Asheville to replace hemlock tree beside City Hall

Asheville City Hall hemlock tree

Press release from the City of Asheville:

A declining hemlock tree beside Asheville City Hall will be removed and replaced with a new tree.

The Public Works Tree Crew is carrying out the removal and stump grinding in coordination with the City’s planting contractor to facilitate immediate replacement.

The hemlock is about 50 feet tall and, based on a historic photo, was likely planted during or after the 1930s. The City Arborist has treated it over the years for hemlock woolly adelgid, starting in 2007.  However, he has grown increasingly concerned with its continued decline in health as well as with the worsening of a significant trunk defect at about the level of the second floor of City Hall.  The tree’s peer that was located next to the Buncombe County Courthouse died and was replaced several years ago. By 2015, 90% of hemlocks in the eastern range of North America were declared affected by hemlock woolly adelgid.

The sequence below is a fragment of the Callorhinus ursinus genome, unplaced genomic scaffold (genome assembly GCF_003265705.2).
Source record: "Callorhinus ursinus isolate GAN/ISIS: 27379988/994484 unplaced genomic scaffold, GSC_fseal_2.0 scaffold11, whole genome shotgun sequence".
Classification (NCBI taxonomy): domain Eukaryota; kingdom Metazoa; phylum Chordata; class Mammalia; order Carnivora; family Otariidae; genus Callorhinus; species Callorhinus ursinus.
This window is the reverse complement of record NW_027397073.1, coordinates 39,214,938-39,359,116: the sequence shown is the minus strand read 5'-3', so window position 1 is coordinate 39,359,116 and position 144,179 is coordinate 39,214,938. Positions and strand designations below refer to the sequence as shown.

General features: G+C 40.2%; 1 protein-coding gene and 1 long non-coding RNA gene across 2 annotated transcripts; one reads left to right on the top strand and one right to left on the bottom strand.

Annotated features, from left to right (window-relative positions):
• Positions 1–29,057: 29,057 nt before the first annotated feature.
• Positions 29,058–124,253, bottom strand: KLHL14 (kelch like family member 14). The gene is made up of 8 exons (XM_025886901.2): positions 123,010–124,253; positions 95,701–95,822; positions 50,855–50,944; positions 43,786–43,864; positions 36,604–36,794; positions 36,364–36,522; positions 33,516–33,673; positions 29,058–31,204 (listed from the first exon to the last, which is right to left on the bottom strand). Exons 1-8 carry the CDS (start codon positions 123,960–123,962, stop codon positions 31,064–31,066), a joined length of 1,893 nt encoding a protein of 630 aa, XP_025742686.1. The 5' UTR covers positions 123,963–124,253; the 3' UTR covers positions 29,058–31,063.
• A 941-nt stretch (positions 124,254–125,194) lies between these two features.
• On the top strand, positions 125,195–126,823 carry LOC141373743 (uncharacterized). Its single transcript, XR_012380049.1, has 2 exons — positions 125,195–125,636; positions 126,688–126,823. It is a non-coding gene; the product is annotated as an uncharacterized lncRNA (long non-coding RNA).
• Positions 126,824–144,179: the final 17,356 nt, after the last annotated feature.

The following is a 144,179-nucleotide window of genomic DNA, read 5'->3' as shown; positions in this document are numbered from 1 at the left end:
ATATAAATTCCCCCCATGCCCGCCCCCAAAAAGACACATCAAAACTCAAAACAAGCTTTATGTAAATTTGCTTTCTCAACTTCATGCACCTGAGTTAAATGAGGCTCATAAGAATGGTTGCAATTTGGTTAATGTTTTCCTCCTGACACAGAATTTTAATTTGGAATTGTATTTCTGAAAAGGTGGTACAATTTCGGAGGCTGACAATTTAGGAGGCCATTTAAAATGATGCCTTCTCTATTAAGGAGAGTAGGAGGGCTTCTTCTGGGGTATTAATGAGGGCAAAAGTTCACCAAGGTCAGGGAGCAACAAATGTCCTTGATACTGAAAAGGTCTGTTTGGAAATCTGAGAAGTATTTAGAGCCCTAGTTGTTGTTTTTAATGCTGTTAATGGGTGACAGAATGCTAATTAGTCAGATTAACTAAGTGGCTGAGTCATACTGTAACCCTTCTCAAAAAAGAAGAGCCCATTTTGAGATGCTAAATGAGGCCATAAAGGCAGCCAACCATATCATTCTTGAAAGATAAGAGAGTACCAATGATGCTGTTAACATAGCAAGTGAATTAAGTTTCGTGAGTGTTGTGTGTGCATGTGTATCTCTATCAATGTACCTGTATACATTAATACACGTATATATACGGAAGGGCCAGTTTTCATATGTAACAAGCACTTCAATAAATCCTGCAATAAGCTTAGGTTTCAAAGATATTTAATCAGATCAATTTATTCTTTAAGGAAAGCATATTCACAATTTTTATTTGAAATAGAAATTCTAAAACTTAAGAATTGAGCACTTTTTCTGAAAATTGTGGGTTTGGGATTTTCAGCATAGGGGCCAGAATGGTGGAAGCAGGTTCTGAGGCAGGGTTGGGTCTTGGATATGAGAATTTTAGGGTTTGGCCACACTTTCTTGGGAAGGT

The removal is scheduled for March 14, though the work — including the replanting — could extend into the next day. The plan is to use a 75-foot bucket truck for the removal, reaching over landscaping from several blocked parking spaces on City-County Plaza in front of the tree. Since this work is scheduled during the weekend, there should be minimal disruption to employees and other people who come to City Hall.

A blackgum (Nyssa sylvatica) is the species of replacement tree that will be planted after the hemlock is removed and the stump ground out. The hemlock tree that died just opposite on the Courthouse property was replaced with a sweetgum (Liquidambar styraciflua).

Asheville is a city of trees, a defining feature of the city’s natural beauty. The City of Asheville is dedicated to planting and maintaining a varied and sustainable assortment of trees, removing defective or dead trees and trimming along street rights-of-way to enhance the city’s natural beauty and public safety.

“Urban forest management includes the removal of mature trees that are sick or dying to ensure safety and a healthy canopy,” said Public Works Director Greg Shuler. “We can look forward to the enjoyment of the new tree for decades to come.”

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